Carbonating a keg naturally

I’m all out of room in my keezer so I wanted to try to natural carbonation with corn sugar. I see an old post where a forum member says to use 1/2 the priming sugar for a 5 gallon keg. BeerSmith says to use 1.87 Oz A guys I know who is a long time brewer says to use 4.5 oz. The beer is the JP Elevenses Ale and I plan to let it set for 30 days before tapping (before the superbowl) Also I’m thinking to set my fermentor at 65° Any suggestions?

No experience with this, but have read a number of times to use 1/2 the amount of priming sugar that would be used for bottling. These posts weren’t disputed so it may be true. This doesn’t help very much though. Wish I could have a positive answer one way or another.

I would carbonate and condition the same as for bottles, 70° to 74°F.

I was thinking 1/2 the sugar sounded the most logical. I can set my fermentation chamber to 70° but BeerSmith calls for 30 days at 65°

I’ve done it . half the sugar at 70 for two weeks. The first time I tried about 3/4 and it was over carbonated not a big deal though. Just release the pressure until it equalizes

Thanks Cat…the JP Elevenses recipe says 2 weeks in the primary and 2 weeks bottle aging. I just don’t think 2 weeks is enough…the last time I made that I did about 4 weeks in the primary and tapped and started drinking right away…big mistake…that beer after 3-4 weeks on tap was like nectar of the gods and I had maybe 5-6 awesome beers before I heard that dreaded sucking sound :frowning:

A suggestion, unrelated to the amount of priming sugar, be sure to pressurize the keg to make sure the lid seats on the seal. I primed a keg once without doing this. The CO2 vented so the keg never pressurized.

Yes do that. What I do most of the time if I have more kegs than I have room for is just hit it everyday with 15 psi or whatever untill it’s carbed. You don’t have to leave the line on just have to replenish the co2 as its absorbed.

I started doing this recently due to not having enough fridge space to force carb more than one keg. +1 to giving the keg a shot of CO2 to make sure the lid is sealed.

I think you are better off to use less sugar. If it is under carbed it is easy to just chill then set and forget the keg at about 12lbs (or whatever your target volume) than having it over carbed.

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I always pressurize my kegs. I got 2 brand new corny kegs for $75 each. Some of the used ones have been pretty beat up lately. I’m thinking they will last a lifetime.

I will watch my fermenting beer, and when at 1.018- 1.020, I will rack quietly into a keg. I will use co2 to set the lid for a good seal. I will lay it on its side and when I walk by it I will roll it around to get yeast back into solution and help to finish the ferment schedule… After about 2 weeks I will give it a taste, yes it will be cloudy but the softness is quite nice…… I believe this is how beer used to be tended to… You can leave it in that state for quite a while as it ages…… cool, not cold… cellared? Sneezles61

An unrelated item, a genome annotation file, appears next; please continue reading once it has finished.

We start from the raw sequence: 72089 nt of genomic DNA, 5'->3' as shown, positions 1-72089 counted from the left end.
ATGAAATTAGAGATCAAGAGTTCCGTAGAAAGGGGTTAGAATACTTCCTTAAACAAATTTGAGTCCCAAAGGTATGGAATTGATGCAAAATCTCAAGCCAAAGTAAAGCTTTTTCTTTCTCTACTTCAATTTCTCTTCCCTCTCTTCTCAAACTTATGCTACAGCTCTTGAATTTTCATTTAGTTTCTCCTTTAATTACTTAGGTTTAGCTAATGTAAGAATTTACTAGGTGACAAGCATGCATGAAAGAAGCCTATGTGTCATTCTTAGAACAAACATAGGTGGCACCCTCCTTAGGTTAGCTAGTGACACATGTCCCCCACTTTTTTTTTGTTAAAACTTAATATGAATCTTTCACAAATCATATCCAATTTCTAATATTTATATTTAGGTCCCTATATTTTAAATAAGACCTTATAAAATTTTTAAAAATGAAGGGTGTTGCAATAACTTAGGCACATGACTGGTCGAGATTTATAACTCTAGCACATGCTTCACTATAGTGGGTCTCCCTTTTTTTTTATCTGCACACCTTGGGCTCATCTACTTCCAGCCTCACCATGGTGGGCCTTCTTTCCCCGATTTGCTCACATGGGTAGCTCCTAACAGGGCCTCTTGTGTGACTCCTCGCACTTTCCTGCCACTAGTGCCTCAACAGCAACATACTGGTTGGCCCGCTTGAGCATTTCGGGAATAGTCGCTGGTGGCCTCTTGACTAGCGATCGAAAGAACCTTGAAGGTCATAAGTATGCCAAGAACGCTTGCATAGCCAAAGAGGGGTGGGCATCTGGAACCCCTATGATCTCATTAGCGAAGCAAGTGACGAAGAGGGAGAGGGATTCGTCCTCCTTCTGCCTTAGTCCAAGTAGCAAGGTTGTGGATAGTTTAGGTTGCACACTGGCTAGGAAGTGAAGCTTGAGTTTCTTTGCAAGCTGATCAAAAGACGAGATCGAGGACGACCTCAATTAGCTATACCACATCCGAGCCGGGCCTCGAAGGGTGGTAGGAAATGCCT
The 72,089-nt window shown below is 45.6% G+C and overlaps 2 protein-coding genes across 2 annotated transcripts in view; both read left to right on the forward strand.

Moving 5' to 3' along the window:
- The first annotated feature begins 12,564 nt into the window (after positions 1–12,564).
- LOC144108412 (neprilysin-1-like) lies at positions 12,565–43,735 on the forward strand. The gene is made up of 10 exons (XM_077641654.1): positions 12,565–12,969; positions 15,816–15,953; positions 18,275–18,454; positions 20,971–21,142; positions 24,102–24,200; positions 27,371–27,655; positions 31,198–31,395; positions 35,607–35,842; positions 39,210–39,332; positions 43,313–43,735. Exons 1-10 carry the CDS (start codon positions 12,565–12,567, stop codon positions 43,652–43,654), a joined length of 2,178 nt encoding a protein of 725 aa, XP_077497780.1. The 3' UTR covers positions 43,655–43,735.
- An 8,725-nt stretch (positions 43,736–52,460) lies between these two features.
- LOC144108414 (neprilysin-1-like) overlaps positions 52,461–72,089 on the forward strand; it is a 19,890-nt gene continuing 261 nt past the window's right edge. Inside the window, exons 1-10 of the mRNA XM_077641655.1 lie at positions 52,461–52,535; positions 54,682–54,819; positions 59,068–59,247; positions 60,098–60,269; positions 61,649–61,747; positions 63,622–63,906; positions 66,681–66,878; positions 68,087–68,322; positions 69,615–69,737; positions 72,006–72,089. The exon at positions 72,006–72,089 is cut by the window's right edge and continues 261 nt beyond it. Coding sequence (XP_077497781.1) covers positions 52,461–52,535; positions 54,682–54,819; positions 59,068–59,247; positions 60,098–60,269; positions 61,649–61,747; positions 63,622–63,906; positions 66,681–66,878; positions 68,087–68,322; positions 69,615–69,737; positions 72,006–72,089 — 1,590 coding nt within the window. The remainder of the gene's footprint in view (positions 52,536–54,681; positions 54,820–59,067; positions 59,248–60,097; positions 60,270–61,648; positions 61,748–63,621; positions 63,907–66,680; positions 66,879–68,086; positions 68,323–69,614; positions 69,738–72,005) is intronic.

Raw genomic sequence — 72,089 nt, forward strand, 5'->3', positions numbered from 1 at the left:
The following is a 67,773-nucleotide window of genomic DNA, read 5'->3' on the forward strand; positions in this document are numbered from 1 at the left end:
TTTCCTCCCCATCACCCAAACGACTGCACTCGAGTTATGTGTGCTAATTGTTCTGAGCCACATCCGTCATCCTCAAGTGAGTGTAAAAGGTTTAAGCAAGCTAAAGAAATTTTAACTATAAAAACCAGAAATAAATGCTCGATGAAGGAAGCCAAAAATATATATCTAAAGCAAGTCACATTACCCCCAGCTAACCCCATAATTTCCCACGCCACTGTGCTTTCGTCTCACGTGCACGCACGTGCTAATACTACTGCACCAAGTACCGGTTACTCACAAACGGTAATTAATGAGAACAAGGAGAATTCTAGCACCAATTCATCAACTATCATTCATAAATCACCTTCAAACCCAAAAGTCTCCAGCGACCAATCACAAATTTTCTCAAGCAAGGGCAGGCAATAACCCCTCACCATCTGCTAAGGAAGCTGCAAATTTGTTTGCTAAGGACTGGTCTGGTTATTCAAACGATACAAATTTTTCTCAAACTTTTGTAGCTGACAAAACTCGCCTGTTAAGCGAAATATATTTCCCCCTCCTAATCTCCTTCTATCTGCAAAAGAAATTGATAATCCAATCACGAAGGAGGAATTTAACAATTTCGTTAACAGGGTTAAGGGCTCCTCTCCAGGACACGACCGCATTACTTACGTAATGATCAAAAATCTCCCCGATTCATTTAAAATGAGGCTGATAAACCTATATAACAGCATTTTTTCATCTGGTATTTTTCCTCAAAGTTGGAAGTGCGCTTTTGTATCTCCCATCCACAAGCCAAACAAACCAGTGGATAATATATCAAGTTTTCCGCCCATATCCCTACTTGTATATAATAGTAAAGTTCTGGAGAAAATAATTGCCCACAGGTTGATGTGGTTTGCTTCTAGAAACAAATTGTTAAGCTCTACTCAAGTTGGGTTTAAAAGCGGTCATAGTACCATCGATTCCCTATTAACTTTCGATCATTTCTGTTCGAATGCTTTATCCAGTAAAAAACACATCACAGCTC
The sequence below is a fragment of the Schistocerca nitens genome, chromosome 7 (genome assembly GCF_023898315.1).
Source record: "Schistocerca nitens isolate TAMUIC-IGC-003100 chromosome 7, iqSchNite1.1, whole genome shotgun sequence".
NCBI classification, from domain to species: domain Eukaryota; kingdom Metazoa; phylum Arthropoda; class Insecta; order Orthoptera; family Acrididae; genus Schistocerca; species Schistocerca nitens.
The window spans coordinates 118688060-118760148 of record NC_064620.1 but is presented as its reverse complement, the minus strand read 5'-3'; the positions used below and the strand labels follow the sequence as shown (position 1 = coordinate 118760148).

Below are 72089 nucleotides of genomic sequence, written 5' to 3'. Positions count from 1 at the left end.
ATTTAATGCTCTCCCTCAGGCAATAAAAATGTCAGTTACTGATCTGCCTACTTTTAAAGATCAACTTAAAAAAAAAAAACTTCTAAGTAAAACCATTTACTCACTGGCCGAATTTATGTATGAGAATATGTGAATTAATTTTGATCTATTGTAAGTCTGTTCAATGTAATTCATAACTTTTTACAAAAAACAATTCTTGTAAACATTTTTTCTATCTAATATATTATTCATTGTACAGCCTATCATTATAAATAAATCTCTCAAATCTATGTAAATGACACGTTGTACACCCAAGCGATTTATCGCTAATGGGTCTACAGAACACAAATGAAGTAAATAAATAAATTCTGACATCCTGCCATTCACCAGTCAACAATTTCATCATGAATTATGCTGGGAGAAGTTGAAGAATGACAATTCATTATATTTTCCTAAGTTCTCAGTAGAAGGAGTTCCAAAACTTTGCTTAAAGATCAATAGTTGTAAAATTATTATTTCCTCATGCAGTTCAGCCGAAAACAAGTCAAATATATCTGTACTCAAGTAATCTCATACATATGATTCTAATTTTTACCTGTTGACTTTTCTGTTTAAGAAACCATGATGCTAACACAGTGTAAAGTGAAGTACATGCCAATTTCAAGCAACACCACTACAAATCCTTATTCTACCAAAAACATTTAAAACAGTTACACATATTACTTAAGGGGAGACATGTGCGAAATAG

I’m getting ready to transfer my Irish Red Ale to my secondary after I see the air lock stop bubbling. Any advice on how long to leave it in the secondary to get best results? Do I add anything in the way of additional sugars or yeast or just let it go on its own for several weeks? Thanks in advance… I’m new to brewing and trying to catch on as fast as I can.

I let my beers clear in the primary, but if you are racking to the secondary check the SG to make sure the fermentation is complete. Racking before FG can stall the fermentation. The secondary vessel should be filled to the neck to minimize the surface area of the beer exposed to air.

Yet, if you want to ferment naturally in the keg, you need to rack BEFORE yer ferment is done and let it finish in the keg. Lay it on its side and gently roll it a couple of times a day, at room temp. Again, its how it was done years ago, cellared until the green beer mature and self carbonated. I do enjoy this with only a few types of brews I do, and a APA is a good subject… Sneezles61

Do you serve it cask style? And if so do you add more sugar as the beer looses carbonation? How about racking fresh beer to the old to get more carbonation. I’ve thought of doing this. What I have done previously is add the sugar when I kegged and put it on the gas to serve.

morning i did find out carbonating with co2 three days at 20 psi out side the kegulator so after that put it in at one day at 15 psi than lower to 10 psi. it did give time to finish a keg so got space again to put the fresh keg in the kegulator
leaving it the first three days out side the kegulator gives me a perfect carbonation

I’ve not added sugar as it will add CO2 as it finishes ferment. I’ve had to add CO2 to get the last 1/2 gallon out of it sometimes. I do enjoy cask conditioned brews a lot, but don’t do as often as the brew is cloudy and some of the peeps around me don’t much care fer that. Some of the brew pubs up here offer cask conditioned ales! Maybe a beer engine would be something to try this summer! I equate to drinking liquid velvet. Sneezles61

I don’t think one would be hard to make, I think Basicaly you just need a hand pump

OK so this is my thread I guess I can hijack it :slight_smile: Anyway had the Buffalo Sweat fermenting since the day after Christmas and I was debating on weather to carbonate naturally or just stick in the keezer on 10PSI for a month?

Which way would taste better?

Also how much priming sugar should I put in a 1 liter bottle? I may have too much to fit in the keg and was thinking about bottling some. 20 quarts 5 oz priming sugar would be .25 oz (7 grams) per quart. right?

Crazy, I last did that when it was 3/4 sugar fer a 5 gallon batch, so I won’t be much fer the metric system but if you use .32 OZ to a quart, which each tsp is .18 of an OZ, so betwixt us is yer solution! Sneezles61